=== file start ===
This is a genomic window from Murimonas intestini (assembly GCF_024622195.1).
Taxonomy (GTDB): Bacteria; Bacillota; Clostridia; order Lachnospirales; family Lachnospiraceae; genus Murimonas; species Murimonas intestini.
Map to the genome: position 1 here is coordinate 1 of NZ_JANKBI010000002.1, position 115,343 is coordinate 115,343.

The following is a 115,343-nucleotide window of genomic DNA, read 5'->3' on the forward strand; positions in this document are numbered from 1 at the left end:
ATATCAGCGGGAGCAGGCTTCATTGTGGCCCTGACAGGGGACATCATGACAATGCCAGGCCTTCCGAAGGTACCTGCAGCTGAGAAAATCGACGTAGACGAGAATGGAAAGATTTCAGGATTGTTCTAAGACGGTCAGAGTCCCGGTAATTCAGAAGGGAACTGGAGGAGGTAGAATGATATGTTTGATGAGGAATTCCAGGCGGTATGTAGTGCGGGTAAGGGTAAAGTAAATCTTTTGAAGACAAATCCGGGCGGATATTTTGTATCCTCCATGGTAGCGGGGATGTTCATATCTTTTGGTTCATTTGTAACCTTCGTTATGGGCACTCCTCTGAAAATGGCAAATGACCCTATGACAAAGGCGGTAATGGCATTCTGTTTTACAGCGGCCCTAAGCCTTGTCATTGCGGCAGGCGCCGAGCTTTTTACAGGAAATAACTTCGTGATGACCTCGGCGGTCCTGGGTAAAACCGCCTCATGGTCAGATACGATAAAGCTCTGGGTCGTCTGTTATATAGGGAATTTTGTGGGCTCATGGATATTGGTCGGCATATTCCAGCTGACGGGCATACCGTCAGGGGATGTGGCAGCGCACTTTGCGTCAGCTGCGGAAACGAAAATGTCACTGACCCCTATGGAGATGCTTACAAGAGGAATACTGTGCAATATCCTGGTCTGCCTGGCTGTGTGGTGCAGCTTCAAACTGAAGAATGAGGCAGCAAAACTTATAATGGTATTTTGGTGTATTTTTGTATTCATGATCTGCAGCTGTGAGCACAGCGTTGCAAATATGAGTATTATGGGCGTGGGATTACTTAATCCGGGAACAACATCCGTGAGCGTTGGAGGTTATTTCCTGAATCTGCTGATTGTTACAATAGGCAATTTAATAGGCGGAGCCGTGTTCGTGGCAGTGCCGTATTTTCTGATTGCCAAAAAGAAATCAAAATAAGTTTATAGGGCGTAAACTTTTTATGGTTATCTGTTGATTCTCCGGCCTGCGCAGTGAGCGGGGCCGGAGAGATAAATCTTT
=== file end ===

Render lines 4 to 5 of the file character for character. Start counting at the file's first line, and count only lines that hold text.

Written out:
The following is a 115,343-nucleotide window of genomic DNA, read 5'->3' on the forward strand; positions in this document are numbered from 1 at the left end:
ATATCAGCGGGAGCAGGCTTCATTGTGGCCCTGACAGGGGACATCATGACAATGCCAGGCCTTCCGAAGGTACCTGCAGCTGAGAAAATCGACGTAGACGAGAATGGAAAGATTTCAGGATTGTTCTAAGACGGTCAGAGTCCCGGTAATTCAGAAGGGAACTGGAGGAGGTAGAATGATATGTTTGATGAGGAATTCCAGGCGGTATGTAGTGCGGGTAAGGGTAAAGTAAATCTTTTGAAGACAAATCCGGGCGGATATTTTGTATCCTCCATGGTAGCGGGGATGTTCATATCTTTTGGTTCATTTGTAACCTTCGTTATGGGCACTCCTCTGAAAATGGCAAATGACCCTATGACAAAGGCGGTAATGGCATTCTGTTTTACAGCGGCCCTAAGCCTTGTCATTGCGGCAGGCGCCGAGCTTTTTACAGGAAATAACTTCGTGATGACCTCGGCGGTCCTGGGTAAAACCGCCTCATGGTCAGATACGATAAAGCTCTGGGTCGTCTGTTATATAGGGAATTTTGTGGGCTCATGGATATTGGTCGGCATATTCCAGCTGACGGGCATACCGTCAGGGGATGTGGCAGCGCACTTTGCGTCAGCTGCGGAAACGAAAATGTCACTGACCCCTATGGAGATGCTTACAAGAGGAATACTGTGCAATATCCTGGTCTGCCTGGCTGTGTGGTGCAGCTTCAAACTGAAGAATGAGGCAGCAAAACTTATAATGGTATTTTGGTGTATTTTTGTATTCATGATCTGCAGCTGTGAGCACAGCGTTGCAAATATGAGTATTATGGGCGTGGGATTACTTAATCCGGGAACAACATCCGTGAGCGTTGGAGGTTATTTCCTGAATCTGCTGATTGTTACAATAGGCAATTTAATAGGCGGAGCCGTGTTCGTGGCAGTGCCGTATTTTCTGATTGCCAAAAAGAAATCAAAATAAGTTTATAGGGCGTAAACTTTTTATGGTTATCTGTTGATTCTCCGGCCTGCGCAGTGAGCGGGGCCGGAGAGATAAATCTTT